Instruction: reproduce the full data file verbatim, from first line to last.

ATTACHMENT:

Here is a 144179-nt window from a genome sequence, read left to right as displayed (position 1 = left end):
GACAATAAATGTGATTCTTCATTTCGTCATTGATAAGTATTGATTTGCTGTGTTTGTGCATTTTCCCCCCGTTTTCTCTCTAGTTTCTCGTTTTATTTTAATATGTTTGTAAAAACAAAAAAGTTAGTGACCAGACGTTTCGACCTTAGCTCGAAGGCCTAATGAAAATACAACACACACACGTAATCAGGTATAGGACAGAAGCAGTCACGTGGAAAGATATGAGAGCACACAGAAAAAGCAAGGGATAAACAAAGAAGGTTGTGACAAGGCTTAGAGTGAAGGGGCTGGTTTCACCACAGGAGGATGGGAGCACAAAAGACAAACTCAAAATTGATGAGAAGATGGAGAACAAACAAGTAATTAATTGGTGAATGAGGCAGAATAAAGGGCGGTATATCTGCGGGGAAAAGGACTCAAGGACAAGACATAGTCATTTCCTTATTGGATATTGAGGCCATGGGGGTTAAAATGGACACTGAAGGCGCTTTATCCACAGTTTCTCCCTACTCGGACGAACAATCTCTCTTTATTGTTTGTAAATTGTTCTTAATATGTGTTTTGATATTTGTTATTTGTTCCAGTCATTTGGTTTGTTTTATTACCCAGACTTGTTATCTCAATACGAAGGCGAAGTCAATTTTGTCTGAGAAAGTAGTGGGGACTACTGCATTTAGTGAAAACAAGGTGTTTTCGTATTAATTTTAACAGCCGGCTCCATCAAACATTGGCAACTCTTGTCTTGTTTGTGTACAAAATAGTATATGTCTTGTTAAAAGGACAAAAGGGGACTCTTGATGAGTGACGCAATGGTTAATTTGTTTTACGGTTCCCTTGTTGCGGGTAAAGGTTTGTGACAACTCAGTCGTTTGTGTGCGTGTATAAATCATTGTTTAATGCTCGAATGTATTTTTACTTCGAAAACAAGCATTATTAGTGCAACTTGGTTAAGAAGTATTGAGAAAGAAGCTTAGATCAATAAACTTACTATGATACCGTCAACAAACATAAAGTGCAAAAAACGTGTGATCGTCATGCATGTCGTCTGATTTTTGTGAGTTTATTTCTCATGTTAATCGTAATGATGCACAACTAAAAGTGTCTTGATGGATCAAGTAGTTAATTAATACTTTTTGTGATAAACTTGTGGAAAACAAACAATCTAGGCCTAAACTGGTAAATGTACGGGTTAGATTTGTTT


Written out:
Here is a 144179-nt window from a genome sequence, read left to right as displayed (position 1 = left end):
GACAATAAATGTGATTCTTCATTTCGTCATTGATAAGTATTGATTTGCTGTGTTTGTGCATTTTCCCCCCGTTTTCTCTCTAGTTTCTCGTTTTATTTTAATATGTTTGTAAAAACAAAAAAGTTAGTGACCAGACGTTTCGACCTTAGCTCGAAGGCCTAATGAAAATACAACACACACACGTAATCAGGTATAGGACAGAAGCAGTCACGTGGAAAGATATGAGAGCACACAGAAAAAGCAAGGGATAAACAAAGAAGGTTGTGACAAGGCTTAGAGTGAAGGGGCTGGTTTCACCACAGGAGGATGGGAGCACAAAAGACAAACTCAAAATTGATGAGAAGATGGAGAACAAACAAGTAATTAATTGGTGAATGAGGCAGAATAAAGGGCGGTATATCTGCGGGGAAAAGGACTCAAGGACAAGACATAGTCATTTCCTTATTGGATATTGAGGCCATGGGGGTTAAAATGGACACTGAAGGCGCTTTATCCACAGTTTCTCCCTACTCGGACGAACAATCTCTCTTTATTGTTTGTAAATTGTTCTTAATATGTGTTTTGATATTTGTTATTTGTTCCAGTCATTTGGTTTGTTTTATTACCCAGACTTGTTATCTCAATACGAAGGCGAAGTCAATTTTGTCTGAGAAAGTAGTGGGGACTACTGCATTTAGTGAAAACAAGGTGTTTTCGTATTAATTTTAACAGCCGGCTCCATCAAACATTGGCAACTCTTGTCTTGTTTGTGTACAAAATAGTATATGTCTTGTTAAAAGGACAAAAGGGGACTCTTGATGAGTGACGCAATGGTTAATTTGTTTTACGGTTCCCTTGTTGCGGGTAAAGGTTTGTGACAACTCAGTCGTTTGTGTGCGTGTATAAATCATTGTTTAATGCTCGAATGTATTTTTACTTCGAAAACAAGCATTATTAGTGCAACTTGGTTAAGAAGTATTGAGAAAGAAGCTTAGATCAATAAACTTACTATGATACCGTCAACAAACATAAAGTGCAAAAAACGTGTGATCGTCATGCATGTCGTCTGATTTTTGTGAGTTTATTTCTCATGTTAATCGTAATGATGCACAACTAAAAGTGTCTTGATGGATCAAGTAGTTAATTAATACTTTTTGTGATAAACTTGTGGAAAACAAACAATCTAGGCCTAAACTGGTAAATGTACGGGTTAGATTTGTTT